Kasushi v23ear

Avo Baked, $8.

Image: Alice Levitt

In journalism, the general rule is "three is a trend." If that's the case, Houston is two-thirds of the way toward something that I hope very much becomes a mania. Izakaya in Midtown has been serving its Japanese fusion brunch, replete with tonkatsu croque monsieur, for a year. Last weekend, the Heights' Ka Sushi debuted its own daytime repast (the restaurant doesn't serve lunch) with a Saturday-and-Sunday brunch. And now I'm crossing my fingers that a third will come along to follow suit.

But until then, I have no complaints about trying to eat my way through Ka's menu. First, there are the mimosas, flavored with strawberry or pomegranate for those eschewing basic orange. A soup and salad section of the menu leans toward the lunch side of brunch with grilled cheese and red cabbage soup, Thai beef salad, avocado-shrimp salad with Japanese flavors and balsamic-dressed berry salad.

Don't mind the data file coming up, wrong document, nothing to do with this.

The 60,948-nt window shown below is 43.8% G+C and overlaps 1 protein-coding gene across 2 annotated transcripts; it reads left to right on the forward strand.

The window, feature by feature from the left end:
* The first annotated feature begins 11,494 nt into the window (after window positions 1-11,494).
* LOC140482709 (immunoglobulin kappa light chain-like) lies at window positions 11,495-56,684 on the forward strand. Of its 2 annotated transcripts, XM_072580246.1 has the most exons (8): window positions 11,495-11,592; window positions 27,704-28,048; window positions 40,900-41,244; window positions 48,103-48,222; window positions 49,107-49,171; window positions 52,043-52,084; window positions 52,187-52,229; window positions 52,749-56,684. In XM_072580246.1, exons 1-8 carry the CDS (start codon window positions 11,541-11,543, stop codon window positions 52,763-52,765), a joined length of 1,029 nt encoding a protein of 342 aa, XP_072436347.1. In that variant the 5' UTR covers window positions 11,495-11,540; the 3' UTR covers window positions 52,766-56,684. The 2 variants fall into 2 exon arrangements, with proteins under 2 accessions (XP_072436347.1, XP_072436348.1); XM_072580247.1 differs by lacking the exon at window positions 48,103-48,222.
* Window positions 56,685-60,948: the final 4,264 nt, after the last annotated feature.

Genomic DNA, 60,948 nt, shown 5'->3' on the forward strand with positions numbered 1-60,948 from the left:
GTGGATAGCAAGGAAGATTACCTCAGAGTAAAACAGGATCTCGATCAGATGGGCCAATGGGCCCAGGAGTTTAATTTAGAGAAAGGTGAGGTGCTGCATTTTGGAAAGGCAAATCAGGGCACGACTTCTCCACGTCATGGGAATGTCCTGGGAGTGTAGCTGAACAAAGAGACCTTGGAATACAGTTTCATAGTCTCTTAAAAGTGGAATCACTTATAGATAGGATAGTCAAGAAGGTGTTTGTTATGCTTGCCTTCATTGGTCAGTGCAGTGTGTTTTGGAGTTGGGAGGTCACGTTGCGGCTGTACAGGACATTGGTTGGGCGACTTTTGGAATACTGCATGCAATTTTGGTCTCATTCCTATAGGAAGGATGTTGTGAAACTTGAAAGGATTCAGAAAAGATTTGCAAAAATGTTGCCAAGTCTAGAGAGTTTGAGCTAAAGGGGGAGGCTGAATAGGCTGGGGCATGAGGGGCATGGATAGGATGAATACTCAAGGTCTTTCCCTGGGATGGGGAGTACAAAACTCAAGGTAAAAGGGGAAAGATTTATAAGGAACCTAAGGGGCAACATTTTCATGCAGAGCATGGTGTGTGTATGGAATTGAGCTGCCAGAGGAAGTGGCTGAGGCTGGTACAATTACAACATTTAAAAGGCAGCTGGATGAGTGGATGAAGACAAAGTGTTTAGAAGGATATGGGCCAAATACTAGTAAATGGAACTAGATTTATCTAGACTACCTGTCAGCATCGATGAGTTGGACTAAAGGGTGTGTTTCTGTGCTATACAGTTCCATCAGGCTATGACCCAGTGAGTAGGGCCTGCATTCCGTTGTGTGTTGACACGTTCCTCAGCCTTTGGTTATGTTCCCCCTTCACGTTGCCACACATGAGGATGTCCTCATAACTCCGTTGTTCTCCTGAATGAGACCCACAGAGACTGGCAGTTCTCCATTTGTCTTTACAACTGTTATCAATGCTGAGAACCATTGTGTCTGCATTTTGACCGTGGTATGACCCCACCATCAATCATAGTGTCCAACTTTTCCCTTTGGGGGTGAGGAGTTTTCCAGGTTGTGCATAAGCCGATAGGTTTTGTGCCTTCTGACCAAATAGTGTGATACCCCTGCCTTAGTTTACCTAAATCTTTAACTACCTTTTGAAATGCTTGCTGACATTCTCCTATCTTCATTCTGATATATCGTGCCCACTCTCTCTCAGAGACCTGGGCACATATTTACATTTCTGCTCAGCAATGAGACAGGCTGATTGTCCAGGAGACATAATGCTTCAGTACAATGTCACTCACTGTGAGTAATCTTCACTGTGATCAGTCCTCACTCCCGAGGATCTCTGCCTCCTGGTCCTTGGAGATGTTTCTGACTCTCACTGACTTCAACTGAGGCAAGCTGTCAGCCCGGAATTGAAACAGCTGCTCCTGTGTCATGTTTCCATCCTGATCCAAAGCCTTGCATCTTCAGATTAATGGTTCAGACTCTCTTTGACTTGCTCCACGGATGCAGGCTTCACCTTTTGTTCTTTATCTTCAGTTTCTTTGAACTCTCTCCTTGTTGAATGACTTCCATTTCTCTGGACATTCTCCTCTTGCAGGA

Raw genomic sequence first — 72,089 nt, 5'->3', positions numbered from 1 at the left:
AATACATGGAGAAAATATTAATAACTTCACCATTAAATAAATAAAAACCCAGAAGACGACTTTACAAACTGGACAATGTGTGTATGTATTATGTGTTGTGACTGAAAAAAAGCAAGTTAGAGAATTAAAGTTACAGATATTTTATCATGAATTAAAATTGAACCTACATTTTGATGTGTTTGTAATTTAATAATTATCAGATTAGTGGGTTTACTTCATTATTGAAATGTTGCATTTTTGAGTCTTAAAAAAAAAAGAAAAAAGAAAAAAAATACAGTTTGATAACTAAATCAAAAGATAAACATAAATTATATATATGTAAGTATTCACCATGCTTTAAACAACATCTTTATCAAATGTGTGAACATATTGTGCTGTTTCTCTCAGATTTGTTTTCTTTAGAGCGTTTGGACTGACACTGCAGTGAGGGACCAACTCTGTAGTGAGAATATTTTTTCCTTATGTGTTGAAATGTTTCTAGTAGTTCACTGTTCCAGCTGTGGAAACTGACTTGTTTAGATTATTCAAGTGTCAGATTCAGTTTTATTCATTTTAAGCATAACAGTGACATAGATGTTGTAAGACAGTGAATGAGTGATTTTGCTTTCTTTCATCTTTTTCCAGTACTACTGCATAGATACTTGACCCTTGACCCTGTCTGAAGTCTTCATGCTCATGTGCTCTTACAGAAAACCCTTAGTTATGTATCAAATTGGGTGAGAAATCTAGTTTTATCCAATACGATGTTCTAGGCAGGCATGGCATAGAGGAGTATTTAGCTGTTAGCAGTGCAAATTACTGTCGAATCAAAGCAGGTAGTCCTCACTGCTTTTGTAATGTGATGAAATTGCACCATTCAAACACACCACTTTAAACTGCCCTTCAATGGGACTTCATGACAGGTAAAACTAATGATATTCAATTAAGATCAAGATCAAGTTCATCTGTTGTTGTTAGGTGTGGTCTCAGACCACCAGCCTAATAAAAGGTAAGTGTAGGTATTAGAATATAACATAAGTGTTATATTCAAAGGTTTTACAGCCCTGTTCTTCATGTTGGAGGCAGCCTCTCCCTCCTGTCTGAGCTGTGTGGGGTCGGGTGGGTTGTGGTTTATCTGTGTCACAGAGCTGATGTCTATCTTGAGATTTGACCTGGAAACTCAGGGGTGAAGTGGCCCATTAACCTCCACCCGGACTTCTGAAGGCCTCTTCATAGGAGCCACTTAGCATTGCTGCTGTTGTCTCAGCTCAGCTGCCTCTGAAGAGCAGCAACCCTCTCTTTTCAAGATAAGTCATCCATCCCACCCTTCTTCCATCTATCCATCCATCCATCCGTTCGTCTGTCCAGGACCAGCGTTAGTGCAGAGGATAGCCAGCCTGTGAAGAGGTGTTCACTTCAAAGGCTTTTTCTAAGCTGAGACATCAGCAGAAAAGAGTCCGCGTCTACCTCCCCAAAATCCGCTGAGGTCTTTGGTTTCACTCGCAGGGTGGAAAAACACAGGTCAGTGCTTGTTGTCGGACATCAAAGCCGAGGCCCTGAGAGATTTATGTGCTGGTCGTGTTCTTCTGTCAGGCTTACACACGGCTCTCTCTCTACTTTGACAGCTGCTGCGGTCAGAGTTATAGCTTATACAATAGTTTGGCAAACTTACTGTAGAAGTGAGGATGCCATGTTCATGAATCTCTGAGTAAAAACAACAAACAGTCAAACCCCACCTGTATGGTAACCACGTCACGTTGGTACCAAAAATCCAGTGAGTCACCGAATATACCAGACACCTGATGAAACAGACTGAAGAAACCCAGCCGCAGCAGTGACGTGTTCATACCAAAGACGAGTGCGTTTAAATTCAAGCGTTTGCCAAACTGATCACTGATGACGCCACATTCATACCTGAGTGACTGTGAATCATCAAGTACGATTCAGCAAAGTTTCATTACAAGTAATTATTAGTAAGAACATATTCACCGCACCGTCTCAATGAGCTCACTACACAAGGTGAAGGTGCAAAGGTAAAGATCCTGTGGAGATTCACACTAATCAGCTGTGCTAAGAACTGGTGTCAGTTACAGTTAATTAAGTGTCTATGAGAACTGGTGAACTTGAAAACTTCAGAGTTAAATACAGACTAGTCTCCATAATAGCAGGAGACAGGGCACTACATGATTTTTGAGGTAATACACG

Kasushi1 wceomh

Wings & Pancakes, $14.

Image: Alice Levitt

I ordered the Avo Baked, a smart paleo Toad in the Hole. A small avocado was halved and filled on each side with an egg and bacon, then baked and topped with furikake. The seaweed, sesame and chile seasoning woke up what could otherwise be a bland, if clever, breakfast dish. The avocado was cooked soft and the egg yolk broke easily, allowing the two to combine seamlessly.

Instagram addicts may already be aware of Japanese pancakes, the tall, fluffy alternative to our comparatively thin, dense version. Ka's take on the pastry may be Houston's first, but it's anything but basic. The lightly sweet hotcakes are served with crispy pork wings (tiny pieces of shank cut from the fibula), berries and a pair of syrups. My server recommended pouring the plain maple syrup on the pancakes and accompanying the pork with spicy, garlicky Sriracha syrup. I ended up doing both that and the reverse. 

The rest of the dishes on the brunch menu hop between the Asian-inflected (think five-spice French toast) and simply tasty, like eggs Benedict with smoked salmon on Texas toast.

But my appetite is whetted for more Japanese brunch. Whoever next steps up to serve it will make it a trend and make me very happy.

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